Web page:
• Start OpenVidu

    ./openvidu start
  • Stop OpenVidu

    ./openvidu stop
  • Restart OpenVidu

    ./openvidu restart
  • Show logs of OpenVidu

    ./openvidu logs

To change current configuration, you just need to update .env configuration file with the new desired values and run ./openvidu restart command.

Troubleshooting 🔗

Configuration errors 🔗

If there's any error with the configuration, a report detailing which configuration property has issues and a step-by-step guide to fix it will be immediately shown by OpenVidu. The report will be similar to this:

Configuration errors

* Property OPENVIDU_SECRET is not set. Cannot be empty.
* Property OPENVIDU_DOMAIN_OR_PUBLIC_IP is not set. Cannot be empty

Fix config errors

1) Return to shell pressing Ctrl+C
2) Set correct values in '.env' configuration file
3) Restart OpenVidu with:

    $ ./openvidu restart

Docker compose 🔗

To solve any other issue, it is important to understand how is OpenVidu executed.

OpenVidu is executed as a docker-compose file. The commands executed by the script are the standard docker-compose commands, so internally they just do:

  • start
    • $ docker-compose up -d
    • $ docker-compose logs -f openvidu-server
  • stop
    • $ docker-compose down
  • restart
    • $ docker-compose down
    • $ docker-compose up -d
    • $ docker-compose logs -f openvidu-server
  • logs
    • $ docker-compose logs -f openvidu-server

As you can see, logs of openvidu-server service are shown when platform is started or restarted. This log contains the most important information for the OpenVidu execution.

Show service logs 🔗

Take a look to service logs to see what happened. First, see openvidu-server logs:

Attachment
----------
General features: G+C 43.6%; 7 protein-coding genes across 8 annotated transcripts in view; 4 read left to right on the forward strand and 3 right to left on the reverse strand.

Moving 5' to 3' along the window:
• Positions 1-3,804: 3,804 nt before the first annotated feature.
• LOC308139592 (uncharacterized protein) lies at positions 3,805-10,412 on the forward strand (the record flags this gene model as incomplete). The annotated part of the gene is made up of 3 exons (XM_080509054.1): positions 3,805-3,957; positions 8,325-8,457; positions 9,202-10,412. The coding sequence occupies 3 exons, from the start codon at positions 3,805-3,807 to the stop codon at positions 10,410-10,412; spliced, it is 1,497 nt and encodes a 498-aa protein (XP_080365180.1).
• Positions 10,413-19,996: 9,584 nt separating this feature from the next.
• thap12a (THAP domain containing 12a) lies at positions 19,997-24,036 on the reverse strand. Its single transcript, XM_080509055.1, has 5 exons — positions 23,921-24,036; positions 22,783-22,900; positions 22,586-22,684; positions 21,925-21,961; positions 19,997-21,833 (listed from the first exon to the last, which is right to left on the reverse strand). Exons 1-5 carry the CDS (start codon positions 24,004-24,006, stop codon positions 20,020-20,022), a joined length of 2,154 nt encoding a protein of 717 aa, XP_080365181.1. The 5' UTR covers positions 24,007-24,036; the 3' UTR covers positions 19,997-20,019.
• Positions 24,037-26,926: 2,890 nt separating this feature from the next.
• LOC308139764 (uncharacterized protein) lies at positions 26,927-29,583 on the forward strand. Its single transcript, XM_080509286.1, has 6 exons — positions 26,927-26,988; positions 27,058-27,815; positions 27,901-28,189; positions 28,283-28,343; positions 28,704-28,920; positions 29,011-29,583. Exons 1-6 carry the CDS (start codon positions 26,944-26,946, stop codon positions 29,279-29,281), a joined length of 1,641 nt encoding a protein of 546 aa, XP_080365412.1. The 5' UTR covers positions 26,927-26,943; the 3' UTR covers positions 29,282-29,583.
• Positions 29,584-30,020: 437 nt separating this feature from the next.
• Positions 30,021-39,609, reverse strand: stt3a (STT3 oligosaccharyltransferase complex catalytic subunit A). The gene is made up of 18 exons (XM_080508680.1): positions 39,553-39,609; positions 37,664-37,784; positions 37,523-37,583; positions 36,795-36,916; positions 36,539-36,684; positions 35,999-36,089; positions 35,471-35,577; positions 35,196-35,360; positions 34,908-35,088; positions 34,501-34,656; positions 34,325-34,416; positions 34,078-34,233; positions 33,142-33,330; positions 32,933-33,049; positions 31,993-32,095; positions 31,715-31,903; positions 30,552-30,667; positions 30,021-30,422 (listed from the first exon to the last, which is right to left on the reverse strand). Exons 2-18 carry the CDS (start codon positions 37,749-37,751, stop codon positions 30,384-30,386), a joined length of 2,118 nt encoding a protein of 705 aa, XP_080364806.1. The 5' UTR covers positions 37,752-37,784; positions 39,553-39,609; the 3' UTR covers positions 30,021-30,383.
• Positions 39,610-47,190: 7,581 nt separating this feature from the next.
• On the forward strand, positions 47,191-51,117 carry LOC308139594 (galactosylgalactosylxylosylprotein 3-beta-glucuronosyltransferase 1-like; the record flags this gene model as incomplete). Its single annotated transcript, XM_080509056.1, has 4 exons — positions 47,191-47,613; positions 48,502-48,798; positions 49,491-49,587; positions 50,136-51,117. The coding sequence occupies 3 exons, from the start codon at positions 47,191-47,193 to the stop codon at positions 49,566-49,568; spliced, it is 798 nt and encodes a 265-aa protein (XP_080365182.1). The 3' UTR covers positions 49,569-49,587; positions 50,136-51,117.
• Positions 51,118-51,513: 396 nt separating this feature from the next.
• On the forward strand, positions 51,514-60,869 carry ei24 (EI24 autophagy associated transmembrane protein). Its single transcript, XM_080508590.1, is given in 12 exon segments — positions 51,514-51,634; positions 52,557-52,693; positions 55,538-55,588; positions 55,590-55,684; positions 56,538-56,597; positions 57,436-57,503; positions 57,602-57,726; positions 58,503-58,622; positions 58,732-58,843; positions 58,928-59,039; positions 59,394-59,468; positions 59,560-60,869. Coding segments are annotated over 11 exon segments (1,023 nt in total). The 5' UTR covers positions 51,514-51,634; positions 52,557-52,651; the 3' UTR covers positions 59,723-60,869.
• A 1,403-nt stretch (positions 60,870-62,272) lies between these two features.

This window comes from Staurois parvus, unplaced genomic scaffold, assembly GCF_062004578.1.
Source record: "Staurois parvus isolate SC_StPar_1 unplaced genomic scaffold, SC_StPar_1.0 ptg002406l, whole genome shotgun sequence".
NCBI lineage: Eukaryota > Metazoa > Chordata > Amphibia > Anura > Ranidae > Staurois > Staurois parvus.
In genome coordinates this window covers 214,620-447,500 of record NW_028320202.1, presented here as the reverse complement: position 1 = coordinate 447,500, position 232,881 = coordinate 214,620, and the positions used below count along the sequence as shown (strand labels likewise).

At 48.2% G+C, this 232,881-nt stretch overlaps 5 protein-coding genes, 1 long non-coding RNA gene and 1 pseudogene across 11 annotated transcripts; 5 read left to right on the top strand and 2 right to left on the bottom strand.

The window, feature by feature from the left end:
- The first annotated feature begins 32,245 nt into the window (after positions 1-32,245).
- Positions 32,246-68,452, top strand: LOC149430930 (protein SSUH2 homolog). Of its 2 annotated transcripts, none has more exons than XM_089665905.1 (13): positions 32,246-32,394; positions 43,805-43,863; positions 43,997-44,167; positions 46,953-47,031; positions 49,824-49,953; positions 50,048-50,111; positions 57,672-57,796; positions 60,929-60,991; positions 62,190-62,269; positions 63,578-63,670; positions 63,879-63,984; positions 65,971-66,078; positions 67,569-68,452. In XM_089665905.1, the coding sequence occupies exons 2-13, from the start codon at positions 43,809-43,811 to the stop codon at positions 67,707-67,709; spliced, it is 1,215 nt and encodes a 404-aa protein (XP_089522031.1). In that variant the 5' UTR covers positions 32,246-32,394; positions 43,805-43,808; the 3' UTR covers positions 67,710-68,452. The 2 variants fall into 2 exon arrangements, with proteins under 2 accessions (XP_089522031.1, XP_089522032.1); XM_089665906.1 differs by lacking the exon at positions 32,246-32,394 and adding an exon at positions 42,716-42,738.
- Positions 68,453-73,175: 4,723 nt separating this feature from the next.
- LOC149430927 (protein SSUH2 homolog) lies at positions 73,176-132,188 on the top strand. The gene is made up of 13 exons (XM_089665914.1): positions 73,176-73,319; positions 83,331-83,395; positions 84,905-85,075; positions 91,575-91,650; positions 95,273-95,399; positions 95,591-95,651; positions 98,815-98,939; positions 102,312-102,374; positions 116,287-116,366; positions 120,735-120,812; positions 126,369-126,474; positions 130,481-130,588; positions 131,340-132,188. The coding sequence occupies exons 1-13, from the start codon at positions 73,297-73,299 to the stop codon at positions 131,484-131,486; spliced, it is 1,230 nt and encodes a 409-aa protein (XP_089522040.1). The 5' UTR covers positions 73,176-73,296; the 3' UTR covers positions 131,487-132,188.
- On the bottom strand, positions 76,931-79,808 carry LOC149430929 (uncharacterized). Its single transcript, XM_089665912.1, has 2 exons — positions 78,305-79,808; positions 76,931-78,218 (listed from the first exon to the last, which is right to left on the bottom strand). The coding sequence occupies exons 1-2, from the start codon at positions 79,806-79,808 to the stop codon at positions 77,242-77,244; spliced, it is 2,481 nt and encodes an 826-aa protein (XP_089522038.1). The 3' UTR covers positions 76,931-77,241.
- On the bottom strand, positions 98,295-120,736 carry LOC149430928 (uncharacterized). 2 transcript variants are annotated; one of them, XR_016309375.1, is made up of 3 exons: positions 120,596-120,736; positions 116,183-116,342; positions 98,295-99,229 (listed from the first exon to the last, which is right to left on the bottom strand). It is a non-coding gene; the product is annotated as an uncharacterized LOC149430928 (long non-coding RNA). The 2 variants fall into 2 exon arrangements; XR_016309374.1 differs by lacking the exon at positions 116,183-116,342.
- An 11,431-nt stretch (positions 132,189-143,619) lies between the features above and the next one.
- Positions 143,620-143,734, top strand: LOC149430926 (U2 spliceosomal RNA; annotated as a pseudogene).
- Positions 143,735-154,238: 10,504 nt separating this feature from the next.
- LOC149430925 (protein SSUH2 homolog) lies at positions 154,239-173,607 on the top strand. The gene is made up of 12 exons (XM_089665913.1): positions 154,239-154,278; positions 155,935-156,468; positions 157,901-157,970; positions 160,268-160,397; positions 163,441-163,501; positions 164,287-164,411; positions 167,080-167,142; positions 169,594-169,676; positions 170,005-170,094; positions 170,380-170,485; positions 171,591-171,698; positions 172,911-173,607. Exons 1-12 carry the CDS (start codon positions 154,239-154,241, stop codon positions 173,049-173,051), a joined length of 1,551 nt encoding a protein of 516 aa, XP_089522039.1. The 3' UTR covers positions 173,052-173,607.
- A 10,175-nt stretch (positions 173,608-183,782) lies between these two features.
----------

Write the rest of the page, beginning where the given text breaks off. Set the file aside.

./openvidu logs

You can also see all service logs together:

docker-compose logs -f

Or you can inspect one by one the other services:

docker-compose logs -f kms
docker-compose logs -f nginx
docker-compose logs -f coturn
docker-compose logs -f redis
docker-compose logs -f app

Review the configuration 🔗

Sometimes we may have a typo when writing a property name. For this reason, openvidu-server prints in the log all the configuration properties you have set in .env file and the default values for all other configuration properties. In that way, you can double check what openvidu-server actually sees.

Configuration properties
* OPENVIDU_CDR_PATH=/opt/openvidu/cdr


Change log level of the services 🔗

To change the level of OpenVidu logs (openvidu-server docker service) change the property OV_CE_DEBUG_LEVEL in configuration file .env.

To change the level of Kurento Media Server logs (kms docker service) change the property KMS_DEBUG_LEVEL in configuration file .env. For more information about possible values visit Kurento Debug Logging.

Change Kurento Media Server docker image 🔗

OpenVidu and Kurento Media Server evolve at a different pace. Sometimes, it is possible that a new KMS is released but OpenVidu is not still updated. In that case, if you hit a bug that might be solved in the last KMS version, you can test if just updating KMS fixes your issue. KMS_IMAGE property allows you to specify the new KMS image in configuration file .env.

Close ports to avoid external attacks 🔗

Closing all non-necessary ports in your server is very important to avoid external attacks. Some administrators using OpenVidu have reported attacks because their ports weren't properly closed. Of course, all of the opened ports stated in Prerequisites section must be accessible from the exterior, but the rest must be closed to grant proper protection.

Typically, cloud providers initiate their machines with all ports closed by default, so usually it is only necessary to open the required ones. For example, you can configure public/private ports in in OpenStack with OpenStack security groups, in AWS with AWS security groups, etc...

If your only choice is to manually configure a firewall, you can for example install in any GNU/LInux system the great UFW (Uncomplicated Firewall) (sudo apt install ufw) with the following configuration to only allow the required ports:

ufw allow ssh
ufw allow 80/tcp
ufw allow 443/tcp
ufw allow 3478/tcp
ufw allow 3478/udp
ufw allow 40000:57000/tcp
ufw allow 40000:57000/udp
ufw allow 57001:65535/tcp
ufw allow 57001:65535/udp
ufw enable